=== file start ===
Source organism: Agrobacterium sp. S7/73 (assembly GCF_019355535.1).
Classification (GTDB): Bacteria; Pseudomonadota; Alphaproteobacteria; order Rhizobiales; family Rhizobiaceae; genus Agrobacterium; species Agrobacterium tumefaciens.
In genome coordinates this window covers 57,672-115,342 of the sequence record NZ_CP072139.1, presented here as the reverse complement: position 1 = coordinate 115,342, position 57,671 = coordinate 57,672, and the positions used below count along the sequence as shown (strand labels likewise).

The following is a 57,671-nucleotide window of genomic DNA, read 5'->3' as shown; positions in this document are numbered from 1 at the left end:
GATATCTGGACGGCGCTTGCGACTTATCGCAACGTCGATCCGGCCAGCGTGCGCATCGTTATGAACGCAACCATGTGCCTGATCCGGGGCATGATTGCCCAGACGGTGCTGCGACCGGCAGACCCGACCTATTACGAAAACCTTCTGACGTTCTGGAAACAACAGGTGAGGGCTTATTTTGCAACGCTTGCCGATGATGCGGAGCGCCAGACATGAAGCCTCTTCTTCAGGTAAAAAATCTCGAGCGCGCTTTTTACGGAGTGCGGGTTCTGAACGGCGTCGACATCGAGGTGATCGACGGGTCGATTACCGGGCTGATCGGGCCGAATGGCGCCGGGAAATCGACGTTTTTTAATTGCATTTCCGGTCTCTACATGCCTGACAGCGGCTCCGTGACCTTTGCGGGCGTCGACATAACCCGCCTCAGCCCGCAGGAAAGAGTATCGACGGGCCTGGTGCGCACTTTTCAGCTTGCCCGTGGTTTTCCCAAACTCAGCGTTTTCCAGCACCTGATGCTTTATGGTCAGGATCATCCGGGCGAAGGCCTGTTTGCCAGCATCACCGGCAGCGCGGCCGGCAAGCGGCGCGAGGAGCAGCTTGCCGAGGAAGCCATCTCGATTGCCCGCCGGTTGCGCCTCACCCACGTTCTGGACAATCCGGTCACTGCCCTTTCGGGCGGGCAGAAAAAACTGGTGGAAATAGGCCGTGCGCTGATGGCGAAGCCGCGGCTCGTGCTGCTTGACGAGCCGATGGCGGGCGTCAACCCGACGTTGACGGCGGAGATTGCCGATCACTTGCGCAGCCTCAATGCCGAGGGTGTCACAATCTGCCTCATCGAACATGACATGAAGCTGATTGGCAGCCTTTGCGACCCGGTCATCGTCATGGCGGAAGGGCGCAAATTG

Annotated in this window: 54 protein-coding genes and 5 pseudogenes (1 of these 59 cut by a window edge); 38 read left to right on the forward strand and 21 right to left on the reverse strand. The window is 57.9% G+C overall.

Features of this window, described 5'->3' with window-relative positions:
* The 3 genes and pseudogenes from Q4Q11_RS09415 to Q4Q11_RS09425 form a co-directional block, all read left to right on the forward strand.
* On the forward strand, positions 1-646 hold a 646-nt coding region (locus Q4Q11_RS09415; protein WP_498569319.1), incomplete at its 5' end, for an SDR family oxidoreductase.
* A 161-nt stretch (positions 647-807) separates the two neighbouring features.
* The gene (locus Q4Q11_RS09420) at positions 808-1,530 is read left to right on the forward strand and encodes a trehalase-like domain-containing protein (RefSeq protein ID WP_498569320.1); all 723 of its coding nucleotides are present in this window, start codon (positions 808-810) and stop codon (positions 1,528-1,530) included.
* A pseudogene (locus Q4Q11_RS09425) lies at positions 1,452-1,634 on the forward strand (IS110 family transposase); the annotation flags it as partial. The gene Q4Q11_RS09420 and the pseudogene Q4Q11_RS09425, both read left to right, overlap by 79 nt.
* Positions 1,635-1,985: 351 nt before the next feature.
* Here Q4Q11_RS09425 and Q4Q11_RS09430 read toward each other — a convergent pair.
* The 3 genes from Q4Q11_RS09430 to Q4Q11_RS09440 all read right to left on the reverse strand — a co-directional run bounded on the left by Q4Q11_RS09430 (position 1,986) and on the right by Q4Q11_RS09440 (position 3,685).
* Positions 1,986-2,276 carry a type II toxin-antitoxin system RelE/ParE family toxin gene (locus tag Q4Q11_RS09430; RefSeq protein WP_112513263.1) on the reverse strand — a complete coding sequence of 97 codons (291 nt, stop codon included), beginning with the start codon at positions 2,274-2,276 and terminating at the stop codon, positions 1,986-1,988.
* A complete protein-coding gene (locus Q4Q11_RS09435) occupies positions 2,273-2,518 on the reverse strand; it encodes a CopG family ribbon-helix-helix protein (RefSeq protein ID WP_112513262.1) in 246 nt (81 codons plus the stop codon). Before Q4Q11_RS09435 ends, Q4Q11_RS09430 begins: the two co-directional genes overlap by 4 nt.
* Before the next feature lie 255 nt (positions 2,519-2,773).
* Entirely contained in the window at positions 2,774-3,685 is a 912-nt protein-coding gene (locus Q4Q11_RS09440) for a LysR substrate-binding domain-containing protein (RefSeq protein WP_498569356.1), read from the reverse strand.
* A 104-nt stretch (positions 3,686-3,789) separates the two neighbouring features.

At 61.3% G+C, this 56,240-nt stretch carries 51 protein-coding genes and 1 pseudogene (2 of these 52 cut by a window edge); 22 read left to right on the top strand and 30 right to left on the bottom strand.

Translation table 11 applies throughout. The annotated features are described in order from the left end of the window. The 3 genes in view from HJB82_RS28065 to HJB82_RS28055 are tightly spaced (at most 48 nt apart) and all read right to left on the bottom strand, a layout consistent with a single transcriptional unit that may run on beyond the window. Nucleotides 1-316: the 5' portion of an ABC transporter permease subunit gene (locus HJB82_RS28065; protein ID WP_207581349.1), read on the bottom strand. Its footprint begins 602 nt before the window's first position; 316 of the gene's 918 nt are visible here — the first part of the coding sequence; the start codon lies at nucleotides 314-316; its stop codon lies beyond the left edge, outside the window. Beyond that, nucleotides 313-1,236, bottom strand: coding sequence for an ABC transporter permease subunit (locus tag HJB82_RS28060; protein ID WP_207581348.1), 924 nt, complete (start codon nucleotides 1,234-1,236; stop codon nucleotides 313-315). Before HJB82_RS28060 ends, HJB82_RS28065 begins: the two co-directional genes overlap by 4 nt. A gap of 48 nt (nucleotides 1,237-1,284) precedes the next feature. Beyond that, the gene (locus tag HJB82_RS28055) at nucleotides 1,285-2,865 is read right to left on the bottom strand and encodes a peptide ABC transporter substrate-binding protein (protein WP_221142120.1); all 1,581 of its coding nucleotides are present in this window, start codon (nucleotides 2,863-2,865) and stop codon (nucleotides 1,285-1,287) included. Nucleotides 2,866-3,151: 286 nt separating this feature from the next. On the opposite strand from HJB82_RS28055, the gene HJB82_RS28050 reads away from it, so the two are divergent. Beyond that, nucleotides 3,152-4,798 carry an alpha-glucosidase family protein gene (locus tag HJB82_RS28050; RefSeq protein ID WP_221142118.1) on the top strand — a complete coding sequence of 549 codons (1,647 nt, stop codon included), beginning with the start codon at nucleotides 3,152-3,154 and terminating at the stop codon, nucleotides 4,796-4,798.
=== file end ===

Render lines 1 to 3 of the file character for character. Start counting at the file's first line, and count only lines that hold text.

Source organism: Agrobacterium sp. S7/73 (assembly GCF_019355535.1).
Classification (GTDB): Bacteria; Pseudomonadota; Alphaproteobacteria; order Rhizobiales; family Rhizobiaceae; genus Agrobacterium; species Agrobacterium tumefaciens.
In genome coordinates this window covers 57,672-115,342 of the sequence record NZ_CP072139.1, presented here as the reverse complement: position 1 = coordinate 115,342, position 57,671 = coordinate 57,672, and the positions used below count along the sequence as shown (strand labels likewise).